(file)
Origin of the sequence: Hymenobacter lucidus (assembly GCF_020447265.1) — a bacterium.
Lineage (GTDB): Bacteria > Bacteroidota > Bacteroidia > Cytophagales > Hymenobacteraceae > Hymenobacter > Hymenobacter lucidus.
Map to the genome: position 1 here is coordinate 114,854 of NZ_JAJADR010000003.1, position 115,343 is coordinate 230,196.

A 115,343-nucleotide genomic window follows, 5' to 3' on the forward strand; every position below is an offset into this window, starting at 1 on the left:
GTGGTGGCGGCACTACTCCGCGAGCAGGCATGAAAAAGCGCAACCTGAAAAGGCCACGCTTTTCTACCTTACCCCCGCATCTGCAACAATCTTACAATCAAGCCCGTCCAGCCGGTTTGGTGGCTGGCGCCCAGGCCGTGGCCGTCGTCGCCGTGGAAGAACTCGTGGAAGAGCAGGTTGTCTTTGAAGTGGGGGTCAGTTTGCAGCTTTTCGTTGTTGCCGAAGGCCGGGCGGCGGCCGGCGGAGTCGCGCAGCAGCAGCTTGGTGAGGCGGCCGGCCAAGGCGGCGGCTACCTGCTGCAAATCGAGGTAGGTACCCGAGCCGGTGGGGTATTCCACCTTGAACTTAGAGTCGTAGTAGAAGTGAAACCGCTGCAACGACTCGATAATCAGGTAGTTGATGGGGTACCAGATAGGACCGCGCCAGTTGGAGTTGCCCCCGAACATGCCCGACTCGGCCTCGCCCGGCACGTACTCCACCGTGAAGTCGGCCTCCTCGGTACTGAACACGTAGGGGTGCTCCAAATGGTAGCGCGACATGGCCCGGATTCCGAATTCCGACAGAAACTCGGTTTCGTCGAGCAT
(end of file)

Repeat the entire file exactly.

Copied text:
Origin of the sequence: Hymenobacter lucidus (assembly GCF_020447265.1) — a bacterium.
Lineage (GTDB): Bacteria > Bacteroidota > Bacteroidia > Cytophagales > Hymenobacteraceae > Hymenobacter > Hymenobacter lucidus.
Map to the genome: position 1 here is coordinate 114,854 of NZ_JAJADR010000003.1, position 115,343 is coordinate 230,196.

A 115,343-nucleotide genomic window follows, 5' to 3' on the forward strand; every position below is an offset into this window, starting at 1 on the left:
GTGGTGGCGGCACTACTCCGCGAGCAGGCATGAAAAAGCGCAACCTGAAAAGGCCACGCTTTTCTACCTTACCCCCGCATCTGCAACAATCTTACAATCAAGCCCGTCCAGCCGGTTTGGTGGCTGGCGCCCAGGCCGTGGCCGTCGTCGCCGTGGAAGAACTCGTGGAAGAGCAGGTTGTCTTTGAAGTGGGGGTCAGTTTGCAGCTTTTCGTTGTTGCCGAAGGCCGGGCGGCGGCCGGCGGAGTCGCGCAGCAGCAGCTTGGTGAGGCGGCCGGCCAAGGCGGCGGCTACCTGCTGCAAATCGAGGTAGGTACCCGAGCCGGTGGGGTATTCCACCTTGAACTTAGAGTCGTAGTAGAAGTGAAACCGCTGCAACGACTCGATAATCAGGTAGTTGATGGGGTACCAGATAGGACCGCGCCAGTTGGAGTTGCCCCCGAACATGCCCGACTCGGCCTCGCCCGGCACGTACTCCACCGTGAAGTCGGCCTCCTCGGTACTGAACACGTAGGGGTGCTCCAAATGGTAGCGCGACATGGCCCGGATTCCGAATTCCGACAGAAACTCGGTTTCGTCGAGCAT